Let me start by saying if you haven’t seen the film Tully (which, unless you’re a keeno like me you won’t have because it only came out yesterday), you might wanna hold off/not read this. I’ll try to stay as spoiler-free as possible but want to talk through a few scenes that may, well, spoil it for you. So there you are, you have been warned.
Soon as I see the trailer for Tully, I knew I’d go and see it at the cinema. For those of you who don’t know, the very basic plot is of a mum of three who enlists the help of a nanny, and the trailer depicts a lot of struggling mum scenes so I was all over it. Not only that, it has Charlize Theron playing the mum, and ever since seeing her faultless performance in Monster, I’ve loved her. There’s something about her I really like. Maybe it’s the roles she plays, maybe it’s because she comes across like she doesn’t take any shit off anyone, who know, whatever it is, I think she’s ace. Annnnnnyway, I digress.
So my sister and I went to see Theron do her stuff yesterday, and once again, she didn’t disappoint. Her depiction of an exhausted, ‘at my witt’s end’, trying to do 85 things at once, mother of three is nothing short of brilliant. That putting your kids in the car then screaming ‘FUCK’ before you get in yourself, that willing your newborn to take a dummy because you simply can’t take any more crying, that putting on a brave face to everyone around you while inside your world is actually crashing down around you… she nailed it.
I could see myself in so much of her character. The guilt that comes with motherhood, the change in relationships, the lack of sex drive, the body shaming, the judgement, the finding half hour to exercise but feeling the whole time like you can’t keep up, Tully has it all. And I have to applaud director Jason Reitman and Theron for depicting such a true account of motherhood. Because a lot of what is shown in this film is my truth.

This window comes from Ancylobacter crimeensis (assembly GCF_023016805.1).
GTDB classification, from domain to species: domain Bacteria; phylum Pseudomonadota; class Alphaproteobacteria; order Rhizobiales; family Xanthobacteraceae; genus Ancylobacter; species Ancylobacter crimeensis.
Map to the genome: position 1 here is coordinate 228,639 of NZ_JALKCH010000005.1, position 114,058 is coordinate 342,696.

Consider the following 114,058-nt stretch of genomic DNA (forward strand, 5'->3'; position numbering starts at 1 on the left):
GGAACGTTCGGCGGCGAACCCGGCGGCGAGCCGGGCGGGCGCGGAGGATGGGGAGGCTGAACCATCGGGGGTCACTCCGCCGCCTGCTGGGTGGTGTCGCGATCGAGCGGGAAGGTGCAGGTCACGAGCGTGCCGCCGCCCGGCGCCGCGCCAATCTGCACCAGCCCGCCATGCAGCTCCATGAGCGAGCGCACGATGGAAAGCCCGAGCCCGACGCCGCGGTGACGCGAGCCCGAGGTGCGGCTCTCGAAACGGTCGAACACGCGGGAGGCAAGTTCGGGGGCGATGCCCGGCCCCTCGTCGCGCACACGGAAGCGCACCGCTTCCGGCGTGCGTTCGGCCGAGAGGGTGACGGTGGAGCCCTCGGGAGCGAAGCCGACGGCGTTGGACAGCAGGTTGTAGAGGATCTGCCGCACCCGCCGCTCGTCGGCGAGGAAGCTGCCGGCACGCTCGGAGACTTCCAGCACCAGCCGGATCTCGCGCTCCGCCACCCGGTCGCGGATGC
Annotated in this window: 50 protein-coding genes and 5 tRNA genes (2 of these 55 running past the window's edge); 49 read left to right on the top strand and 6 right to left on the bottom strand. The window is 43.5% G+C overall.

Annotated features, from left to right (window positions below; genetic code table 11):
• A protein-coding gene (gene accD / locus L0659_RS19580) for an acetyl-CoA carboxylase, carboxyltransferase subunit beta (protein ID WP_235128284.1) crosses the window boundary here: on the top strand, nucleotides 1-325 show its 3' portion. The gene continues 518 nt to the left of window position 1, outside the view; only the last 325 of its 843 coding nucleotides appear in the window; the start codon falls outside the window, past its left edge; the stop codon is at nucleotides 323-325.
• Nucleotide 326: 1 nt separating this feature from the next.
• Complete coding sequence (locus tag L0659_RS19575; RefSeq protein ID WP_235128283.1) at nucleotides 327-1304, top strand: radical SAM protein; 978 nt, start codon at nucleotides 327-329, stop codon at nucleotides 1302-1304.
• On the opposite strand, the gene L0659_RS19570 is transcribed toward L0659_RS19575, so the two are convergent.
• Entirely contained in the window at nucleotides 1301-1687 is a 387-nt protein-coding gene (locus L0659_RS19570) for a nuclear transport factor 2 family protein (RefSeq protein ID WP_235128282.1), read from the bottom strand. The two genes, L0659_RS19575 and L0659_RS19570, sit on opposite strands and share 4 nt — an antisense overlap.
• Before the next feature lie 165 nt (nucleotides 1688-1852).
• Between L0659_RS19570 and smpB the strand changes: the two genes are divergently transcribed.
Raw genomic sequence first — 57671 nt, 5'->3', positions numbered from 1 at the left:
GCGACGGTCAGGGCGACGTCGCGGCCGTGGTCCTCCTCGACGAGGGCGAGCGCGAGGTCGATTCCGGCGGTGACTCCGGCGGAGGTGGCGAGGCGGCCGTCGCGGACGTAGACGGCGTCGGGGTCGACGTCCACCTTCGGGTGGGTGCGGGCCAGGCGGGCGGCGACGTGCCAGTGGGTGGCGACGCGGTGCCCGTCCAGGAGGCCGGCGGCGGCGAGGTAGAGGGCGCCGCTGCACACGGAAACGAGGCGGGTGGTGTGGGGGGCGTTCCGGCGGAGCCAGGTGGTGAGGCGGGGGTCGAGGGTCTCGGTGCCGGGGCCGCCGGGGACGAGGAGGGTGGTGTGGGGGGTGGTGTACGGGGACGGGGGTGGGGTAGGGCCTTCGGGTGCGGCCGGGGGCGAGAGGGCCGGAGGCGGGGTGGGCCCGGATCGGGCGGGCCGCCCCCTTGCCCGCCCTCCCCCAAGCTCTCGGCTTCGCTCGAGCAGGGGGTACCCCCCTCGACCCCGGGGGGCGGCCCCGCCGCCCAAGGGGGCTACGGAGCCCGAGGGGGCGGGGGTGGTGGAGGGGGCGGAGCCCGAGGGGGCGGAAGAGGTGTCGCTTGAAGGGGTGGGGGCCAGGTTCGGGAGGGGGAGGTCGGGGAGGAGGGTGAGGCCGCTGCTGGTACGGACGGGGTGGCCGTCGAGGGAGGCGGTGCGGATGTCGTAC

I spent the entire 90 minutes of this film gripped, full of understanding, empathy and emotion. And while I found myself choking back tears at some points, Tully also left me feeling hugely reassured that I’m not alone in my daily struggles, or in how soul destroying the monotony of the ‘same’ can sometimes be.
I’m pregnant – please, (don’t) tell me what you think
The moments that stuck with me the most were, firstly, and this is a scene that I both loved and hated in equal measures, when a very heavily pregnant Theron orders a decaf coffee while out and about. As she does so, a woman in the queue – a stranger to Theron – tells her there’s still a small amount of caffeine in a decaf. At this point, the barista asks her if she still wants it and she tenativaly says yes, only for the ‘helpful’ woman to shake her head in disgust.